That is 500,000 jobs linked to the manufacture of internal combustion engine (ICE) vehicles. There will be  226,000 new jobs created in the manufacturing of electric parts and vehicles , reducing the net number of job losses to approximately 275,000 over the next couple of decades. 

Volkswagen is intent on become a software and data company in  the same way that Tesla already is. All auto OEMS have to manufacture vehicles of course but with far fewer parts, new vehicle technology stacks generating data on vehicle and driver behaviour software, IoT over the cloud and AI become kings, today's core strengths are no longer tomorrow's competitive advantage.

It was predicted that Elon Musk and Tesla would not achieve high volume capabilities and would suffer the agony of bankruptcy or sale. Tesla has cracked that issue and meanwhile drives far ahead in vehicle technology stack design and leveraging the data from the millions of miles covered by its vehicle parc.

To constantly improve vehicles, make repair more efficient and less costly ( and auto claims) , to allow more accurate and granular underwriting, Traditional ICE jobs being replaced by new electric vehicle (EV) and autonomous vehicle (AV) jobs. Not just across auto OEMS but at vehicle platform providers, repair networks, insurers and brokers.

The rising prices of petrol and diesel for internal combustion engine (ICE) autos has reportedly increased the demand for electric vehicles.Repairing these is a different matter than for ICE vehicles. The Battery represents 30% of the value of the vehicle and requires specialist equipment and training to repair. The ICE vehicle power train comprises around 2,000 components rather than the 20 or so of an EV. Many repairs and upgrades of EVs can be delivered over IP with software updates. 

Fewer moving parts mean less wear and tear, there will be no oil or spark plug changes and servicing revenues will fall by around 40% according to McKinsey. At the same time GM has reportedly told its dealerships they will each have to invest circa $200k in new equipment and training at the same time as revenues and dealership visits drop. As vehicle technology advances beyond ADAS level two the connected vehicle, telematics data from the EV technology stack will fuel predictive maintenance analytics and even automatic booking of vehicles into workshops when necessary.

Technological disruption like this does, though, provide an opportunity for new entrants. Elon Musk, after all, was an industry outsider when he set up Tesla, his (for now) Californian carmaker, which launched its first EV, the Roadster, in 2008. Already there are signs that companies from other areas are looking to enter the EV-servicing business. 

"After buying a Roadster, Pete Gruber started repairing them in 2013. His company, Gruber Motor, based in Phoenix, Arizona, has grown into an independent Tesla service centre. The firm has developed its own tools and test equipment to repair the individual components in the electronics and batteries of Tesla cars. This is possible, says Mr Gruber, because he has also had more than 30 years experience running a company that repairs high-voltage power systems in data centres, meaning the technology was familiar."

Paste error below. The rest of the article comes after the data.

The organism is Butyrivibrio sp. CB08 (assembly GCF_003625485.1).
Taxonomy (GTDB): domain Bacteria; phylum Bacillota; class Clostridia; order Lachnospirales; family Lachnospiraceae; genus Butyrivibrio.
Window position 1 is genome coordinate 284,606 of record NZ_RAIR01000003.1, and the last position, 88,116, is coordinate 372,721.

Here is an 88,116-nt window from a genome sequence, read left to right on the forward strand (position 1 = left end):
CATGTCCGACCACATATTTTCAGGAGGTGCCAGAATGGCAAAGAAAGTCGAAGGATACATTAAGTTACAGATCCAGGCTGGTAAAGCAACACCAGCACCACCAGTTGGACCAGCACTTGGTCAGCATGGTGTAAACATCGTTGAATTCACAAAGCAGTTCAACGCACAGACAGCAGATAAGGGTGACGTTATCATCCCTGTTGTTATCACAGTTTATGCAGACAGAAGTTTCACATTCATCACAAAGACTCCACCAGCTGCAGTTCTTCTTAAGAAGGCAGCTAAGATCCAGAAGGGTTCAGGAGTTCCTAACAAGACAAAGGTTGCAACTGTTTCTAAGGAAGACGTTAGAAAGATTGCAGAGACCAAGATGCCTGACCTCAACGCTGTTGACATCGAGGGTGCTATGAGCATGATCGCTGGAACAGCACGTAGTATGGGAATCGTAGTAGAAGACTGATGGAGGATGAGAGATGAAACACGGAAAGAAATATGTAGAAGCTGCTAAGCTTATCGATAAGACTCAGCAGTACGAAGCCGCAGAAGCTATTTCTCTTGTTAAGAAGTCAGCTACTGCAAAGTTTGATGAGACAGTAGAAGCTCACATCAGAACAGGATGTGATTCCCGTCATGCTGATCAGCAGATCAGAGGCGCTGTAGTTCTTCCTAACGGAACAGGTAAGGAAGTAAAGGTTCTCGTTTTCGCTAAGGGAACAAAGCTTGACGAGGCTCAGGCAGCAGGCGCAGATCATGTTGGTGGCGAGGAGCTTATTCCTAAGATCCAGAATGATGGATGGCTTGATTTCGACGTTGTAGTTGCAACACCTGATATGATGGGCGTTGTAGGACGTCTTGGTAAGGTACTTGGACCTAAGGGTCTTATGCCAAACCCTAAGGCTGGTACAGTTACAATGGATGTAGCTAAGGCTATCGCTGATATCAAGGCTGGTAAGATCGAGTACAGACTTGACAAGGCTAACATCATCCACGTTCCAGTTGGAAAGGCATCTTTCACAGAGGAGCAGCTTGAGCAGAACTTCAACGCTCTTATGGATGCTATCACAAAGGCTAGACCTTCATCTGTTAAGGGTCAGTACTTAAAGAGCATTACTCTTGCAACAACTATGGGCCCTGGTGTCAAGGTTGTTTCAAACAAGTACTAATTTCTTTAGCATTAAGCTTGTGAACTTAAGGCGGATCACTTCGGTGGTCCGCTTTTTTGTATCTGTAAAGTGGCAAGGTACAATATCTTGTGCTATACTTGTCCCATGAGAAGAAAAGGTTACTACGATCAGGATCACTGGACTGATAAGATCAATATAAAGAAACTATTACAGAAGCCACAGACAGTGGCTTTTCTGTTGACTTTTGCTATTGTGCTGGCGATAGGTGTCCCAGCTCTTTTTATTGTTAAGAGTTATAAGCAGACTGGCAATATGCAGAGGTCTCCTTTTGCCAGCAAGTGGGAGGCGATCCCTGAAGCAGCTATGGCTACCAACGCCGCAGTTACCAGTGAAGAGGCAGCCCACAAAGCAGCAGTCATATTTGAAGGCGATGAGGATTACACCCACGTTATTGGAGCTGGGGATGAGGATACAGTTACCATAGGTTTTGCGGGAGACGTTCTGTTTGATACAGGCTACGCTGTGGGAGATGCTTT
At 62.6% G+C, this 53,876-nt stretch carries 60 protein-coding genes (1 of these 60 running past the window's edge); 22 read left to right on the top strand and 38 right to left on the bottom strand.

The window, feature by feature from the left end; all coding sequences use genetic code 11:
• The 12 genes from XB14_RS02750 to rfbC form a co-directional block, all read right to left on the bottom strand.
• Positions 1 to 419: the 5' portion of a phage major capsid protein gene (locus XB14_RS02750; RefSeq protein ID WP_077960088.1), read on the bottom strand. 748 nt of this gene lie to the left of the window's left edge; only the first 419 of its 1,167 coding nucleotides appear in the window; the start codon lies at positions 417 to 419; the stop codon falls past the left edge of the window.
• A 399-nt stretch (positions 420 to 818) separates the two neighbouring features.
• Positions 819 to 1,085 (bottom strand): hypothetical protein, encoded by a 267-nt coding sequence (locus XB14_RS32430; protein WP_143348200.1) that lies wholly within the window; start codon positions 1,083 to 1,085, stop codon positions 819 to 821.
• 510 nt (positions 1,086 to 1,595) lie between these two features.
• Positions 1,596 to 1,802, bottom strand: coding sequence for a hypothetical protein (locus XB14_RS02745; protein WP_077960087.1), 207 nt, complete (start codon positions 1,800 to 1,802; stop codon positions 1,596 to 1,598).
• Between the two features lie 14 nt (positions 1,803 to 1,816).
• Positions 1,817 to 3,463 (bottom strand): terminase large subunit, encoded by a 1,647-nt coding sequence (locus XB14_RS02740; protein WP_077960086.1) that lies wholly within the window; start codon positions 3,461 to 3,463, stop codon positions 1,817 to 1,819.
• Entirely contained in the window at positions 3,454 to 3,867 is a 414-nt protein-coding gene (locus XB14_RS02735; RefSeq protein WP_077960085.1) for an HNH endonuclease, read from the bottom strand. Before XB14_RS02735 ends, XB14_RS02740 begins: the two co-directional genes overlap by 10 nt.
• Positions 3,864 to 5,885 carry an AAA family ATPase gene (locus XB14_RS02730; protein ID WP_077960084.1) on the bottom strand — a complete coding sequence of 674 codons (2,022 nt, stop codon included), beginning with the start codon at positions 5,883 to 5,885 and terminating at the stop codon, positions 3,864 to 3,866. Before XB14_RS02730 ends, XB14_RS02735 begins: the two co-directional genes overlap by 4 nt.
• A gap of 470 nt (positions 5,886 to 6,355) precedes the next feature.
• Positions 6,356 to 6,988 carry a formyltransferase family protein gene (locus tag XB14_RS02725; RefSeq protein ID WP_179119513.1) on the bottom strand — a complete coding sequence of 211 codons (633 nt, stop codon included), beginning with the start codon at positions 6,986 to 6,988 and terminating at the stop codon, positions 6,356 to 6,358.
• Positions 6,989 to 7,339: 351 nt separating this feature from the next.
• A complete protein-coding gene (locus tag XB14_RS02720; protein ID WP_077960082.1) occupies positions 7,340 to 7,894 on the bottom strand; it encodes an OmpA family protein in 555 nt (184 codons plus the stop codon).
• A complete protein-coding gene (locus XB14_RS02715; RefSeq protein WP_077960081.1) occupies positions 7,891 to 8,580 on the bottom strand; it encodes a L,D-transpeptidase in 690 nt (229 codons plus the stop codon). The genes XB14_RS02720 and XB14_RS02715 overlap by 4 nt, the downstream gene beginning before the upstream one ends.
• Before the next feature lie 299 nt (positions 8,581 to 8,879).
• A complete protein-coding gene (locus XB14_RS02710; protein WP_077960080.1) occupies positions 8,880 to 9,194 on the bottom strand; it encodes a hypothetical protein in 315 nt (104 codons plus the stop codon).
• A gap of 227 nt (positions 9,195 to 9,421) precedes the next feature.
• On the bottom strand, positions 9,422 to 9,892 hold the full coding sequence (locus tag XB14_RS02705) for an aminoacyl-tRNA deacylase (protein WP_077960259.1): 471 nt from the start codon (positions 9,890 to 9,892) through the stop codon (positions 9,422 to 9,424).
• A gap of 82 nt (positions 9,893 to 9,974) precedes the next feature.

The Economist 23rd October 2021

Auto OEMs moving into insurance, new entrants into the EV repair business and the slow but steady move to autonomous vehicles with even more software innovation. Combine this with the evolution of digital auto claims  platforms and "touchless claims" by the likes of Verisk, LexisNexis, CCC, Mitchell, Audatex, Tractable and combinations of these with insurtechs and the traditional ICE repairer will become a specialist serving s reducing parc of ICE vehicles particularly after 2030.

Motor insurers need to factor this into strategy and planning whether it be embedded insurance at point of sale and lease, the validation, triage and estimating of damage, total loss or repair, and supply chain management. The upskilling and technology support of claims adjusters before the exodus of retiring adjusters makes this a critical issue.

You cannot relay on AI and data alone to manage claims- especially more serious ones. The current 2021 LexisNexis Future of Claims  report make this clear. Virtual, touchless claims are attractive to insurers which rarely make underwriting profits in this cut-throat market. But humans wan a mix of virtual and human engagement.

Technology can help deal with predictable outcomes but not the unpredictable complexities when third party liability is involved, personal injury and recoveries. Train new claims adjuster whilst you can and augment them with  technology.

All the time the different parties involved are planning how to monetise the data generated by ICE vehicles as advanced driver assistance systems evolve and are deployed, the proportion of EVs increases and AVs continue on the path to becoming commonplace.

  • Auto OEMs from the giants like GM, Toyota, VW, Daimler and PSA to minnows like Rivian
  • Auto platform companies like Bosch
  • Telematics vendors like 
  • Data and AI companies like Tractable
  • Insurers and reinsurers

These are important trends to drive vision, strategy and business execution.